Location: Reproduction ResearchTitle: Proportion of the Litter Farrowed, Litter Size, and Progesterone and Estradiol Effects on Piglet Birth Intervals and Stillbirths) Author
Submitted to: Animal Reproduction Science
Publication Type: Peer reviewed journal
Publication Acceptance Date: 11/11/2009
Publication Date: 5/1/2010
Publication URL: handle.nal.usda.gov/10113/41221
Citation: Vallet, J.L., Miles, J.R., Brown Brandl, T.M., Nienaber, J.A. 2010. Proportion of the Litter Farrowed, Litter Size, and Progesterone and Estradiol Effects on Piglet Birth Intervals and Stillbirths. Animal Reproduction Science. 119(1-2):68-75. Interpretive Summary: Mortality of piglets during the birth process ranges from 2 to 9% and represents a significant loss to the swine industry. Previous studies indicate a clear relationship between the time it takes to deliver each piglet and its risk of stillbirth (mortality). However, factors that influence the time it takes to deliver piglets are not fully known. We studied the effects of litter size, the relative position of the piglet in the farrowing process adjusted for litter size, and sow prefarrowing plasma steroid hormone concentrations on piglet birth intervals and the risk of stillbirth. Our results confirmed that prolonged birth intervals for individual piglets influence the risk of stillbirth for that piglet, but not for piglets born later in that same litter. However, paradoxically, the risk of stillbirth accumulates during the farrowing process. Average birth intervals were similar between piglets during most of the farrowing process but were significantly prolonged for the last piglet delivered in the litter. The prolonged birth interval of the last piglet in the litter was associated with a significantly increased risk of stillbirth for the last piglet in the litter compared to previous piglets. Average birth intervals decreased as litter size increased, suggesting that a factor produced by piglets or their placentas may influence the speed of farrowing. Average birth intervals and risk of stillbirth were not associated with prebirth plasma concentrations of progesterone or estradiol. Our results suggest that strategies to reduce the incidence of stillbirth should include hourly monitoring of the birth process as stillbirth increased dramatically when birth intervals exceeded one hour. In addition, attention to delivery of the last piglet in the litter could decrease the incidence of stillbirth in this position. Further studies focused on fetal/placental factors contributing to the speed of delivery of piglets are necessary to discover the factors controlling the relationship between litter size and average birth interval. These could be exploited to decrease farrowing intervals and stillbirth rate in pigs.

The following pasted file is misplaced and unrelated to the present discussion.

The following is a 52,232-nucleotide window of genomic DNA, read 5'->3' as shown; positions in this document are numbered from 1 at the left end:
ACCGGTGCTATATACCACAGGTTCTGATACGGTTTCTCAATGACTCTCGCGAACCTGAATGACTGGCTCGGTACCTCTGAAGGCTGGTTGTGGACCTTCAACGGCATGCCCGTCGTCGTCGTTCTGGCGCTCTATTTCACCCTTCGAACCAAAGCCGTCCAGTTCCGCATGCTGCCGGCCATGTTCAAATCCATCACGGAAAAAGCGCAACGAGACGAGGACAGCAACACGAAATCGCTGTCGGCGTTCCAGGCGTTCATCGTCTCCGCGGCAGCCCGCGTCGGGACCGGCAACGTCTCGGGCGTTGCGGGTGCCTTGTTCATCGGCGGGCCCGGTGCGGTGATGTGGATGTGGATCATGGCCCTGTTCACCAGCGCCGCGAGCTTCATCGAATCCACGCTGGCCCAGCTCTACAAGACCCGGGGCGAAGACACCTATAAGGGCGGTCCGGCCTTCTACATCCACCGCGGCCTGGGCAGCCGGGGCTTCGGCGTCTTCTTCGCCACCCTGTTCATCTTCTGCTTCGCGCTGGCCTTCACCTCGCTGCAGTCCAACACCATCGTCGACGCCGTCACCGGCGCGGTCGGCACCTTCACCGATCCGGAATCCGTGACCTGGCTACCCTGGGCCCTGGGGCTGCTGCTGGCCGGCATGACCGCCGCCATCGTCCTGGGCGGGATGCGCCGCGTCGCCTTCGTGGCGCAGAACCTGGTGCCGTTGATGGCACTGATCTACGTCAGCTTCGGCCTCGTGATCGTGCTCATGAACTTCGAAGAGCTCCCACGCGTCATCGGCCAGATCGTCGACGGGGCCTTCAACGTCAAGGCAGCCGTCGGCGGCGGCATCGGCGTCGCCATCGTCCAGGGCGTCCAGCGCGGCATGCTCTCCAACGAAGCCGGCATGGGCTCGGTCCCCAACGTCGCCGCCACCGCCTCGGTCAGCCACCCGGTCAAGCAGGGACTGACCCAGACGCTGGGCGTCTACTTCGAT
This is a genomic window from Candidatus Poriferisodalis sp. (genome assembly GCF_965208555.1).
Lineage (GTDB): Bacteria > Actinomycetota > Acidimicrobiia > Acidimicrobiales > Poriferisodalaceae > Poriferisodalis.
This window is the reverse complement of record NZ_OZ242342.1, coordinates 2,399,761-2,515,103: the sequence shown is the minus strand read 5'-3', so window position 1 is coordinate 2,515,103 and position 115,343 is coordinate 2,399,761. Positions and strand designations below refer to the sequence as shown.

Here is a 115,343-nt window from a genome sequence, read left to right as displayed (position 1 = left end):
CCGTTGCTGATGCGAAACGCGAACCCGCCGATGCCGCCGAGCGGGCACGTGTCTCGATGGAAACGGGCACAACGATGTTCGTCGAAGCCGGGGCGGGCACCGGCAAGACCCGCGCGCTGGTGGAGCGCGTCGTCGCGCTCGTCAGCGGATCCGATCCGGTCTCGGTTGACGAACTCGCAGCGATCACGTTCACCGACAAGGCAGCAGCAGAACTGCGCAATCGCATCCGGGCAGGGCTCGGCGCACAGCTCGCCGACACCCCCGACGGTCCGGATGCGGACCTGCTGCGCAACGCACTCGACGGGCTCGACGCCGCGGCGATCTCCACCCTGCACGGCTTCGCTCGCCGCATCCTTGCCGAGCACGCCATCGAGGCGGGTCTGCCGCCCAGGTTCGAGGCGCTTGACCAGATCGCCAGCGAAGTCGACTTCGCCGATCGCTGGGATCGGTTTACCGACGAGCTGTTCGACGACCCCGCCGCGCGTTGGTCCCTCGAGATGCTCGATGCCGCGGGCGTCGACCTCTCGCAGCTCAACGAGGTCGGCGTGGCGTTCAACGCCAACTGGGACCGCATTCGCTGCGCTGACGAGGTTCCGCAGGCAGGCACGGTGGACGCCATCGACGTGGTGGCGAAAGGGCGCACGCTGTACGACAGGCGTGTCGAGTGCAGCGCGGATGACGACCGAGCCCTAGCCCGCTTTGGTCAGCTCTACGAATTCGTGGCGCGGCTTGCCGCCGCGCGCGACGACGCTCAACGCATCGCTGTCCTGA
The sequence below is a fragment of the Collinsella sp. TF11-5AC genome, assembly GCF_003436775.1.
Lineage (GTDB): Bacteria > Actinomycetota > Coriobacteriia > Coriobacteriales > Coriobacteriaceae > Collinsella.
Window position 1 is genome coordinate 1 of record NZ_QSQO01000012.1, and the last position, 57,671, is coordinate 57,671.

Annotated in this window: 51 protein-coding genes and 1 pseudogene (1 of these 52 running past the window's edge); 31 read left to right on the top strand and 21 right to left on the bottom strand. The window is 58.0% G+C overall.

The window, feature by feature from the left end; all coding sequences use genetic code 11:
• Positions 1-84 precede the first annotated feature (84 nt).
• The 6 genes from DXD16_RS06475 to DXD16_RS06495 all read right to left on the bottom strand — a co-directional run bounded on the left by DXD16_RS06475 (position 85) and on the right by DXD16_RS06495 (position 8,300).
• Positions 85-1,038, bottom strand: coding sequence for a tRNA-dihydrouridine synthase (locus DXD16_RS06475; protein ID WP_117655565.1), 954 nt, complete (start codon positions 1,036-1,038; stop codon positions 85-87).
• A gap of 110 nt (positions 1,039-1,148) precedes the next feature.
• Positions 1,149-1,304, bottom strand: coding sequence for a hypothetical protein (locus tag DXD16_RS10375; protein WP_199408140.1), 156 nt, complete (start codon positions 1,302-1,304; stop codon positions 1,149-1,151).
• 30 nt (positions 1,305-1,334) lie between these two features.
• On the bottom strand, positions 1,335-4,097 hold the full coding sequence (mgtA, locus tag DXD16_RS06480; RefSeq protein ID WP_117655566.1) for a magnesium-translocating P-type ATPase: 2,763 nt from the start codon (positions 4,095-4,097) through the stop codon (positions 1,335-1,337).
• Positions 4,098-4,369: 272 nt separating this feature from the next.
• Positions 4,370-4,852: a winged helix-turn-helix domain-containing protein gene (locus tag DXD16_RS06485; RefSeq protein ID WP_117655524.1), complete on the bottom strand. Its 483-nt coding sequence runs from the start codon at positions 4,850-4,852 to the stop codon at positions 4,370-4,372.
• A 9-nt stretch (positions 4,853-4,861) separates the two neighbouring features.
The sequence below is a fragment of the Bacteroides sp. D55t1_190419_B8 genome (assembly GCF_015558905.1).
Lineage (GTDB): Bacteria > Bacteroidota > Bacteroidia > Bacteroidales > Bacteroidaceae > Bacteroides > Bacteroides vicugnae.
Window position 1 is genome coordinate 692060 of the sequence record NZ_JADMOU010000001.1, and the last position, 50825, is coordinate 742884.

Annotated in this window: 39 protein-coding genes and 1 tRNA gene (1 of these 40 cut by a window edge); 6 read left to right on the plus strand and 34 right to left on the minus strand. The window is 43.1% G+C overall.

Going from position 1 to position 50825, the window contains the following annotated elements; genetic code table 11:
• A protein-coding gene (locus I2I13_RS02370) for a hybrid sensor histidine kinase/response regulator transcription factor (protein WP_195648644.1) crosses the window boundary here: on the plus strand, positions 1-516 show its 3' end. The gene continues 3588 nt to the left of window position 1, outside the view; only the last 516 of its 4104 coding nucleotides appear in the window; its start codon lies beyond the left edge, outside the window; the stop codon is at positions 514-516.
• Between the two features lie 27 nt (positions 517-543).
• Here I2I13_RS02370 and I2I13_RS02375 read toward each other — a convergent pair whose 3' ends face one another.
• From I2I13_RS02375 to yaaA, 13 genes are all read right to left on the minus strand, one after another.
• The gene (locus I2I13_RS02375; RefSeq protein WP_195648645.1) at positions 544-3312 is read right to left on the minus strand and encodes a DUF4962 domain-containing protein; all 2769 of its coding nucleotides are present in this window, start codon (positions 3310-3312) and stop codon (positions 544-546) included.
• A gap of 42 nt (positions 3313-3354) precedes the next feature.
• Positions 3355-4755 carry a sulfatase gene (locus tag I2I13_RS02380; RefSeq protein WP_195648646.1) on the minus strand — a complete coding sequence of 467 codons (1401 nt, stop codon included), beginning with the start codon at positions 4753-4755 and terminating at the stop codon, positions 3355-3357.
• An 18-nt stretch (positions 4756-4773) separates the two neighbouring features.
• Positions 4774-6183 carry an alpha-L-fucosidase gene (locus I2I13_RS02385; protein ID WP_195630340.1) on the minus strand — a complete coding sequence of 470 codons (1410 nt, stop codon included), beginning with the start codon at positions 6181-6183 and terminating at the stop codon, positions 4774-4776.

Technical Abstract: Stillbirth in swine ranges from 2 to 9%, resulting in a significant loss of piglets. Previous studies clearly indicate a relationship between prolonged birth intervals and stillbirth, but factors influencing birth intervals are not fully known. To characterize birth intervals and stillbirth, farrowing was recorded during 3 farrowing seasons. Blood samples were collected on d 110 and 113 of gestation, and were assayed for progesterone and estrogen. Relationships between estrumate (cloprostenol sodium, an analogue of prostaglandin F2') usage, litter size, proportion of the litter farrowed, progesterone and estrogen concentrations, birth intervals, and stillbirth were analyzed using regression analysis. A clear relationship between birth intervals and stillbirth was observed. Stillbirth rate was unaffected by birth intervals of < 1 h, and increased (P < 0.01) for birth intervals > 1 h. A significant negative association between litter size and birth intervals was observed (P < 0.01). Birth intervals were unaffected by proportion of the litter farrowed until the last piglet in the litter, whose birth interval increased dramatically (1.5 fold; P < 0.01). Stillbirth rates increased as proportion of the litter farrowed increased, and a dramatic increase in stillbirth occurred for the last piglet in the litter. Neither d 110 nor 113 plasma progesterone concentrations were associated with litter size, birth intervals, or stillbirth rates. Curvilinear relationships were present between d 110 or 113 plasma estradiol concentrations and litter size. However, neither d 110 nor 113 estradiol concentrations were associated with birth intervals or stillbirth rates. These results indicate that 1) birth intervals greater than 1 h are associated with increased stillbirth; 2) larger litter size reduces birth intervals; 3) the last piglet in the litter has both a prolonged birth interval and increased risk of stillbirth; 4) plasma progesterone before farrowing does not influence birth intervals or stillbirth; and 5) despite a relationship between litter size and plasma estradiol, plasma estradiol does not influence birth interval or stillbirth. An understanding of the effects of litter size and proportion of the litter farrowed on birth intervals might be exploited to decrease stillbirth in piglets.